“I want to make the most of my time, even in prison, and this training should help me find a job later,” said Denny, 31, who has just over two years left on a sentence. five years in prison. “Of course, I knew how to make coffee before, but here I’m learning about the different flavors, smells and aromas, and the artistic side of coffee making.”
Denny is one of 200 inmates at Tangerang Class IIA Correctional Facility and among more than 35,000 inmates across Indonesia who are undergoing vocational training, from eco-printing on textiles to agriculture. While learning to be a barista behind bars, he said he hoped to find a job at a cafe after his release.
Salis Farida Fitriani, who runs the correctional facility, said the program aims to build a better future, but job training alone is not enough for inmates to succeed in the outside world.
To cope with a society that often stigmatizes them for life, she says, the prison offers training in personality development, counseling and religious education.
“Our goal is to provide positive activities and training for inmates,” she said. “The program includes personality development as well as vocational training to help with their future livelihoods.”
Breaking the stigma of “ex-convicts”
Starting a business is difficult after serving a prison sentence, said Haswin, a 32-year-old former drug addict. Leaving Tangerang Correctional Facility in January 2022, he now operates his own cafe, mixing modern and traditional cafe styles with mocktails and snacks.
“Life is so much better now,” Haswin said, adding that his former job as a bartender was a primary factor in his involvement in drug offenses that led to his arrest in 2018.
“I’m more satisfied with life and proud of my creativity,” he explained. “I never thought I could find a career outside of nightlife.”
Now his work is no longer just a “means to make ends meet”, but a new opportunity.
“I want to break the stigma around ‘ex-offenders’ by showing that ex-offenders can be independent and creative too,” he said.
From sports programs to university programs
Tangerang Class IIA gives prisoners a chance to do just that. They can also compete in professional sports at Tangerang, a prison unique in Indonesia to provide a comprehensive college education program. Open to prisoners across Indonesia, a pilot program currently serving 200 inmates is set to roll out nationwide, subject to funding, Ms Fitriani said.
Asep, a third-year Islamic studies student at Syekh Yusuf Islamic University, said that like many other participants in the program, he could not afford to go to university in his life before prison. .
“I always wanted to learn, but my economic situation did not allow me to study,” he said.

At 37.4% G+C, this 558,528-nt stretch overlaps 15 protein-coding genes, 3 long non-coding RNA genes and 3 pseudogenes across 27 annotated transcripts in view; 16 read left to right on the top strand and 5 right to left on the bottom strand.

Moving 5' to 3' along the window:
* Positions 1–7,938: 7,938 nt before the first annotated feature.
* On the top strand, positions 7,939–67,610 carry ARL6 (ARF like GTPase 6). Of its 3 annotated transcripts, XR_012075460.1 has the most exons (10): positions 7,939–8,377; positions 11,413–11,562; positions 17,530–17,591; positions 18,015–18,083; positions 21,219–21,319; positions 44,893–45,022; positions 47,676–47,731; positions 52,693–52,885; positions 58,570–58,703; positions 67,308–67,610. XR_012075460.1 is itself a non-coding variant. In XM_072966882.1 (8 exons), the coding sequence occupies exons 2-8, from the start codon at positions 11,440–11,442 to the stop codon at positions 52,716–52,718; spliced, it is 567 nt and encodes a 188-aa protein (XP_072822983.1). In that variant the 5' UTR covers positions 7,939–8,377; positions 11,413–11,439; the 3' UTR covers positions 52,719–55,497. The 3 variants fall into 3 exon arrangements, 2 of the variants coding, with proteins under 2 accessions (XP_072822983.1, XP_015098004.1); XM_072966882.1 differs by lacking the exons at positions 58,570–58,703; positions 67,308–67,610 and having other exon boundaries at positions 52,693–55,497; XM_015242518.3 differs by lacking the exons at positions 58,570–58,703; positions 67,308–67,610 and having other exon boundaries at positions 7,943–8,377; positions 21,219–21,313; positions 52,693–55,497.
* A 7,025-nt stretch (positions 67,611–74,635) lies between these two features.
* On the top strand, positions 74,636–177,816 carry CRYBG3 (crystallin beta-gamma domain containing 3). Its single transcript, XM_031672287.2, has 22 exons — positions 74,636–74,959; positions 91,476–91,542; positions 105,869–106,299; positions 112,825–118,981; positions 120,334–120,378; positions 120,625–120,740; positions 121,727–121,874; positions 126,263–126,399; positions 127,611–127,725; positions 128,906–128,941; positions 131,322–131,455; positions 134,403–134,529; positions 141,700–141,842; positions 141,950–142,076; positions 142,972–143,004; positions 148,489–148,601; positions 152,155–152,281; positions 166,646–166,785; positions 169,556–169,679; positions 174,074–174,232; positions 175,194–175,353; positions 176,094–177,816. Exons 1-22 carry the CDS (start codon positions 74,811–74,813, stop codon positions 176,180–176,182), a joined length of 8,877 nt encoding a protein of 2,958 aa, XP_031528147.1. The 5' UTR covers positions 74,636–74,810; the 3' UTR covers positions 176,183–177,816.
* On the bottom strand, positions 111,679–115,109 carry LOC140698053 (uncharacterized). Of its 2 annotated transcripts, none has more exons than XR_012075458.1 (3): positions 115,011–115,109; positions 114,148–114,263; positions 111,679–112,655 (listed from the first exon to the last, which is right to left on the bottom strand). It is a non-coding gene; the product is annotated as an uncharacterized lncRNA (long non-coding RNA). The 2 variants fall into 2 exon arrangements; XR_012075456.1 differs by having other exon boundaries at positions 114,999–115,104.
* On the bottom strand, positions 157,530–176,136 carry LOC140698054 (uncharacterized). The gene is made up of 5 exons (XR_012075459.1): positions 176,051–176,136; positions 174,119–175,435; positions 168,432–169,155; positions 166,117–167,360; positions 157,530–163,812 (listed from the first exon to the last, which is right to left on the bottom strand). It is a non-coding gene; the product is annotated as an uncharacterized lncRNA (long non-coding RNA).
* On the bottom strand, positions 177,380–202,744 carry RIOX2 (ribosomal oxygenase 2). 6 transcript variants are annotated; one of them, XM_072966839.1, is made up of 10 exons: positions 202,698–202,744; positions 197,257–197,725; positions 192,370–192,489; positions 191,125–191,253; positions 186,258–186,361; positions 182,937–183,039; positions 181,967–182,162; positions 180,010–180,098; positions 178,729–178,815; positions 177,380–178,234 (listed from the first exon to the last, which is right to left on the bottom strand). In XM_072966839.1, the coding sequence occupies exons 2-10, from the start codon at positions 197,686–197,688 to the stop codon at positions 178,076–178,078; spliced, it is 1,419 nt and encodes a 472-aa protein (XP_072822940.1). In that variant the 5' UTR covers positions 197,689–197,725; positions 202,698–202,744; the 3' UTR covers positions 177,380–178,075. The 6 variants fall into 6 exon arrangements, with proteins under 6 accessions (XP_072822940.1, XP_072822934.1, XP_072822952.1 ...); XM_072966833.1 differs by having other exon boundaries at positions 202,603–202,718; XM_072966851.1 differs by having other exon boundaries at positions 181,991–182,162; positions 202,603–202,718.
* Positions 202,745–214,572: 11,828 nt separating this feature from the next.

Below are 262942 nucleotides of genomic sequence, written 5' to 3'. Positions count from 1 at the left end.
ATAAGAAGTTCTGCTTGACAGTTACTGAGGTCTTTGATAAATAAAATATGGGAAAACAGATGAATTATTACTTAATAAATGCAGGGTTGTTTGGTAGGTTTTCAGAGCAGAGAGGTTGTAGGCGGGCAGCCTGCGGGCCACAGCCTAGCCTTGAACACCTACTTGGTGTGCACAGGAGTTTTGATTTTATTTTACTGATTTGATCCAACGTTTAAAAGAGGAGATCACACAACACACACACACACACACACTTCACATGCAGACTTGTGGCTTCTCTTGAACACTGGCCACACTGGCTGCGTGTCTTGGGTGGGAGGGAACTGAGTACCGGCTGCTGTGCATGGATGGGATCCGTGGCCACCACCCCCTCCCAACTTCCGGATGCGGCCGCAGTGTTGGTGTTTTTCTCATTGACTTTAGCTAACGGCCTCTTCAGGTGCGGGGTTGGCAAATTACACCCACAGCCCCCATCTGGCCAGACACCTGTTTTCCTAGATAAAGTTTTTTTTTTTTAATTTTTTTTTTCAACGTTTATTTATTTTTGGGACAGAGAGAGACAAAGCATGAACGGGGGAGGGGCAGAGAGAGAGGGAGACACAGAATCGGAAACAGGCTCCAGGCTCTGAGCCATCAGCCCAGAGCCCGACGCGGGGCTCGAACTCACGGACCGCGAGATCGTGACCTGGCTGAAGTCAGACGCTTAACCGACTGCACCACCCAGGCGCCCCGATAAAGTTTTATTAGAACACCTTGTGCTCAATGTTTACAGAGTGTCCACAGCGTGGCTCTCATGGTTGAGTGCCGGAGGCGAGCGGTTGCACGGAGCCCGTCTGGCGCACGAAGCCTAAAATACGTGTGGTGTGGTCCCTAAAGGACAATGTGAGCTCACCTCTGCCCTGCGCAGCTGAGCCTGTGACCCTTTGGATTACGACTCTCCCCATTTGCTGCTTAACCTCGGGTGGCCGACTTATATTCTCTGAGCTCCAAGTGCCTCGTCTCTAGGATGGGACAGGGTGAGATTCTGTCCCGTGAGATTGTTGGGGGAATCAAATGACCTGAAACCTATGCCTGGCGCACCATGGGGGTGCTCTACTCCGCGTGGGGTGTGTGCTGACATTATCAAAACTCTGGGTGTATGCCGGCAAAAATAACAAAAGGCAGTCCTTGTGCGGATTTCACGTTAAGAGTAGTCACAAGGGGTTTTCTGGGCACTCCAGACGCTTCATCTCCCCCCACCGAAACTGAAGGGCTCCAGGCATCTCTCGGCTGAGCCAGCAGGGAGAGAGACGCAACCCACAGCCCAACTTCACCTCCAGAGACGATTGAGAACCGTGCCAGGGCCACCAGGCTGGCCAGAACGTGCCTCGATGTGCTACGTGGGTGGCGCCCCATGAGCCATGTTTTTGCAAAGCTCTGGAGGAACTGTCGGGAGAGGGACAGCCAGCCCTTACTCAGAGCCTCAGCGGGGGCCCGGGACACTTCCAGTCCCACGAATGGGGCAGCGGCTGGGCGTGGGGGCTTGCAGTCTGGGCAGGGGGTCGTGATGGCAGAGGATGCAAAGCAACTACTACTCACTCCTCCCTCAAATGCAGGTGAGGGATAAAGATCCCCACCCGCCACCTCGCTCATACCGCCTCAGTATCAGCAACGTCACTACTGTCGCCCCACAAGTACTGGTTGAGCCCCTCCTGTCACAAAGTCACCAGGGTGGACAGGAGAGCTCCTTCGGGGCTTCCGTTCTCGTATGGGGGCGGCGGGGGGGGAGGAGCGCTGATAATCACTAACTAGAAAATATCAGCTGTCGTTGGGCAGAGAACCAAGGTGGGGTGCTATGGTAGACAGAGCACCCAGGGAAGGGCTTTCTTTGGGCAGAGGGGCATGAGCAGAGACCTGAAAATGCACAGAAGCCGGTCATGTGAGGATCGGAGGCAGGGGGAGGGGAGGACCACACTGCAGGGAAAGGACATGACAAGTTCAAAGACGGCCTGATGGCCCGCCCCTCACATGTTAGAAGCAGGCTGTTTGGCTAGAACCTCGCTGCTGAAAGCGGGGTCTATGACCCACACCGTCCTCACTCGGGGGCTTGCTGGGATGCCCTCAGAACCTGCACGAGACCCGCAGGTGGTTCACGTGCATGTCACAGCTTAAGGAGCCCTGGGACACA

Following the same curriculum the university offers to its regular students, Asep and his classmates attend classes three times a week for six hours a day. After graduating and before the end of his prison term, Asep said he hoped to help his fellow inmates by offering them religious advice.
“I’m learning a lot about the world and life outside,” he said. “It helps me better manage my long sentence. It will also help others. »
Adapted to the needs of prisoners
With the support of the United Nations Office on Drugs and Crime (UNODC), training programs are designed using a set of assessment tools that provide evidence-based approaches tailored to the individual needs of inmates.
Correctional officers use these tools to assess and better understand inmates, including the level of security risk they may pose, their compatibility with the program, and their likely reaction to education.
Within UNODC prisoner rehabilitation initiativewhich emphasizes education, vocational training and employment during incarceration, the objective is to contribute to the employability of prisoners after their release, thus reducing the risk of recidivism.
With this in mind, the agency has partnered with Indonesia’s Directorate General of Corrections to create an assessment matrix that helps prison officers build psychological and security profiles of inmates and allows staff to track their progress,” said Rabby Pramudatama, Program Officer at UNODC’s Jakarta Office.
“We have to make sure, for example, that we have inmates who are unlikely to disrupt lessons and who will cooperate with teachers and their fellow students,” he said.
UNODC also collaborates with and supports non-governmental organizations such as Second Chance, which help detainees reintegrate into society once they are released from the institution.
On a quiet morning, some inmates were reviewing verses from the Quran, while others huddled together to watch a pair of kickboxers sparring. As the rain set in, they talked about the sun that had to come through, sooner or later.
For Denny, he said the sun will come when he too can go out and find a job.
“My main focus right now is to be a better person than before,” he said, adding that until that day he will focus on religious activities and making perfect cappuccinos in the courtyards. of barista.
Learn more about how UNODC helps reform prisons around the world here.